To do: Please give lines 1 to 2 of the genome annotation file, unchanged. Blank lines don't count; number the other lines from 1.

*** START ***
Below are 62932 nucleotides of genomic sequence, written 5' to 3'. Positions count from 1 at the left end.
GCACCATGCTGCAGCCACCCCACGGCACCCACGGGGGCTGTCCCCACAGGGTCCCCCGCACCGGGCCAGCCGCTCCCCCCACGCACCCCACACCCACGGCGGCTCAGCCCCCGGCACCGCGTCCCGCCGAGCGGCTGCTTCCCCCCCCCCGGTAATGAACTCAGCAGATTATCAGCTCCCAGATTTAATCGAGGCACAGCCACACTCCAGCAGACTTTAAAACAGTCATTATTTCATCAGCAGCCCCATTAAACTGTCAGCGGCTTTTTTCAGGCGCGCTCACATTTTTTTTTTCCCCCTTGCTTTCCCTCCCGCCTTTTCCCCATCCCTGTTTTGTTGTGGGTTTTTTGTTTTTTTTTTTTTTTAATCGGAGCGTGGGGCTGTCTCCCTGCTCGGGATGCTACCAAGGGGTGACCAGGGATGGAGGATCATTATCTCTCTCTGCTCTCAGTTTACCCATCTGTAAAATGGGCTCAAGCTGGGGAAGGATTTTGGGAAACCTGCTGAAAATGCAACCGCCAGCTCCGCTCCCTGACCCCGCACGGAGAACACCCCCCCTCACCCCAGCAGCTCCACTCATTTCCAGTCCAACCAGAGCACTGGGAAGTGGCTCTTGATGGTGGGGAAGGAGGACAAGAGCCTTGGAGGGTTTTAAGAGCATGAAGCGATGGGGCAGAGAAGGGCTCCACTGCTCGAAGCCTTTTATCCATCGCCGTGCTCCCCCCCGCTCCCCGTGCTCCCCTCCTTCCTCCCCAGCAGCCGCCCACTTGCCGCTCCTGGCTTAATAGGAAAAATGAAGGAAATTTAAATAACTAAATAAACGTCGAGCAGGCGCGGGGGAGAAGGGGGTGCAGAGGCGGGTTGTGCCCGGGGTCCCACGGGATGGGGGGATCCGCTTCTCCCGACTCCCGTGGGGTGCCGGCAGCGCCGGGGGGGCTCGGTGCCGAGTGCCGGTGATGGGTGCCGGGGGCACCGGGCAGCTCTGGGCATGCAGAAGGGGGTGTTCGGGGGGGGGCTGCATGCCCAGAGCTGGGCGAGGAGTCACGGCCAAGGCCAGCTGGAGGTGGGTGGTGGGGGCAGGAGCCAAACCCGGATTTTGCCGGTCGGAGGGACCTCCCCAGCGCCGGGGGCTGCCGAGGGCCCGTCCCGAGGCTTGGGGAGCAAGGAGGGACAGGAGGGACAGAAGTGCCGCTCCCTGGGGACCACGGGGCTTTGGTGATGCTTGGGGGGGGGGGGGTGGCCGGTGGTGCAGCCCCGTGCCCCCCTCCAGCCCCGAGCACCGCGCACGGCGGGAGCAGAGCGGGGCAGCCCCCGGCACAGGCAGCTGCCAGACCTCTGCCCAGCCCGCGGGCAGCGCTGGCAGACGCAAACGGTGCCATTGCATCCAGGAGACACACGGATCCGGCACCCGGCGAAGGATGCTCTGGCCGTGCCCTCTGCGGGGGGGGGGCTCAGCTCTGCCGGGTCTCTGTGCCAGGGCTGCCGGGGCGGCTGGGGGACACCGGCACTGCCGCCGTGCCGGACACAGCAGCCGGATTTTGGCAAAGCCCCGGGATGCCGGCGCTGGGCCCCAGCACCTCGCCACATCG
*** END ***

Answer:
Below are 62932 nucleotides of genomic sequence, written 5' to 3'. Positions count from 1 at the left end.
GCACCATGCTGCAGCCACCCCACGGCACCCACGGGGGCTGTCCCCACAGGGTCCCCCGCACCGGGCCAGCCGCTCCCCCCACGCACCCCACACCCACGGCGGCTCAGCCCCCGGCACCGCGTCCCGCCGAGCGGCTGCTTCCCCCCCCCCGGTAATGAACTCAGCAGATTATCAGCTCCCAGATTTAATCGAGGCACAGCCACACTCCAGCAGACTTTAAAACAGTCATTATTTCATCAGCAGCCCCATTAAACTGTCAGCGGCTTTTTTCAGGCGCGCTCACATTTTTTTTTTCCCCCTTGCTTTCCCTCCCGCCTTTTCCCCATCCCTGTTTTGTTGTGGGTTTTTTGTTTTTTTTTTTTTTTAATCGGAGCGTGGGGCTGTCTCCCTGCTCGGGATGCTACCAAGGGGTGACCAGGGATGGAGGATCATTATCTCTCTCTGCTCTCAGTTTACCCATCTGTAAAATGGGCTCAAGCTGGGGAAGGATTTTGGGAAACCTGCTGAAAATGCAACCGCCAGCTCCGCTCCCTGACCCCGCACGGAGAACACCCCCCCTCACCCCAGCAGCTCCACTCATTTCCAGTCCAACCAGAGCACTGGGAAGTGGCTCTTGATGGTGGGGAAGGAGGACAAGAGCCTTGGAGGGTTTTAAGAGCATGAAGCGATGGGGCAGAGAAGGGCTCCACTGCTCGAAGCCTTTTATCCATCGCCGTGCTCCCCCCCGCTCCCCGTGCTCCCCTCCTTCCTCCCCAGCAGCCGCCCACTTGCCGCTCCTGGCTTAATAGGAAAAATGAAGGAAATTTAAATAACTAAATAAACGTCGAGCAGGCGCGGGGGAGAAGGGGGTGCAGAGGCGGGTTGTGCCCGGGGTCCCACGGGATGGGGGGATCCGCTTCTCCCGACTCCCGTGGGGTGCCGGCAGCGCCGGGGGGGCTCGGTGCCGAGTGCCGGTGATGGGTGCCGGGGGCACCGGGCAGCTCTGGGCATGCAGAAGGGGGTGTTCGGGGGGGGGCTGCATGCCCAGAGCTGGGCGAGGAGTCACGGCCAAGGCCAGCTGGAGGTGGGTGGTGGGGGCAGGAGCCAAACCCGGATTTTGCCGGTCGGAGGGACCTCCCCAGCGCCGGGGGCTGCCGAGGGCCCGTCCCGAGGCTTGGGGAGCAAGGAGGGACAGGAGGGACAGAAGTGCCGCTCCCTGGGGACCACGGGGCTTTGGTGATGCTTGGGGGGGGGGGGGTGGCCGGTGGTGCAGCCCCGTGCCCCCCTCCAGCCCCGAGCACCGCGCACGGCGGGAGCAGAGCGGGGCAGCCCCCGGCACAGGCAGCTGCCAGACCTCTGCCCAGCCCGCGGGCAGCGCTGGCAGACGCAAACGGTGCCATTGCATCCAGGAGACACACGGATCCGGCACCCGGCGAAGGATGCTCTGGCCGTGCCCTCTGCGGGGGGGGGGCTCAGCTCTGCCGGGTCTCTGTGCCAGGGCTGCCGGGGCGGCTGGGGGACACCGGCACTGCCGCCGTGCCGGACACAGCAGCCGGATTTTGGCAAAGCCCCGGGATGCCGGCGCTGGGCCCCAGCACCTCGCCACATCG